FileVault Ate My Homework
So yesterday evening I decided to encrypt my the hard drive on my personal computer, a 13 inch retina macbook pro, using filevault. At first it was all hunkydory– encrypted, wrote down the recovery key someplace secure, and continued working away at my deploy.sh script for my development environment.
I’d occasionally had to restart (installed Xcode, for one), and each time I was
presented with a snappy login in screen which asked me to decrypt the drive by
entering my password. Then, while I was in the middle of trying to figure out
a why installing Command-T would
pollute the current working directory with a bunch of
.h files in
addition to a Makefile, vim suddenly froze, and I was presented with the dread
“Your computer restarted because of a problem” message. I anxiously pressed the
any key to continue, which seemed like it was going okay until the mac just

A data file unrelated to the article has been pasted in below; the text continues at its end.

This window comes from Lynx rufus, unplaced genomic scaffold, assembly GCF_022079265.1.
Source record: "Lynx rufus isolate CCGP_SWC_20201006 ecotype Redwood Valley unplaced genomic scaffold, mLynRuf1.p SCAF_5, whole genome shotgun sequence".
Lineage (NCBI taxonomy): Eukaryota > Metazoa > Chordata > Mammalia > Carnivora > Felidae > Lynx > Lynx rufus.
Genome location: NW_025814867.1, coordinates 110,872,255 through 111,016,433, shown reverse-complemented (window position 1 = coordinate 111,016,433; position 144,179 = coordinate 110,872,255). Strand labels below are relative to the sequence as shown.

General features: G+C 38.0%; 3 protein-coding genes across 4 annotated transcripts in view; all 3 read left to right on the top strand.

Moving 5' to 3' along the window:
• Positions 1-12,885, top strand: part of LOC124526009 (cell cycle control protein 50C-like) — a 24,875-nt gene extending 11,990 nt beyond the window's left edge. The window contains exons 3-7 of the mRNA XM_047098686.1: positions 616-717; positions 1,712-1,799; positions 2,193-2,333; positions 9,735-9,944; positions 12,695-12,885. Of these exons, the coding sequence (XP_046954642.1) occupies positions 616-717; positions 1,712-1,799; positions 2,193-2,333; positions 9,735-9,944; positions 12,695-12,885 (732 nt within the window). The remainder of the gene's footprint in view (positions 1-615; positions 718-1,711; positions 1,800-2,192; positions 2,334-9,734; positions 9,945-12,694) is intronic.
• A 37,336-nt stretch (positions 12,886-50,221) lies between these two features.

booted to the no symbol and gear that
On goes the software person hat. Luckily I’ve got my work computer home for the weekend, so I’ve been able to poke around on the barren waste of frustration that is the mac help forums. So far it’s been fun.
I booted into recovery mode (hold
ctrl-R during reboot). Hooray! there’s a
diskutility, with my encrypted disk like there. Okay, good, click it. Press
unlock. Enter your password. The machine thinks for a good long while and then
shakes its’ head. Wat. And then, if I veryify and repair the disk (again via
diskutility), the volume is removed from the
sidebar on the left. Weeeeee!
Luckily there’s a terminal available in recovery mode, complete with
dd. I reboot to get the machine back into the state it was in before I
started fucking with it, open the terminal and start poking around. After a bit
of snooping, I found a guide to unlocking a FileValut 2-encrypted boot drive
from the command
Perfect! that sounds pretty much like my situation.
The instruction, essentially, is to first `diskutil cs unlockVolume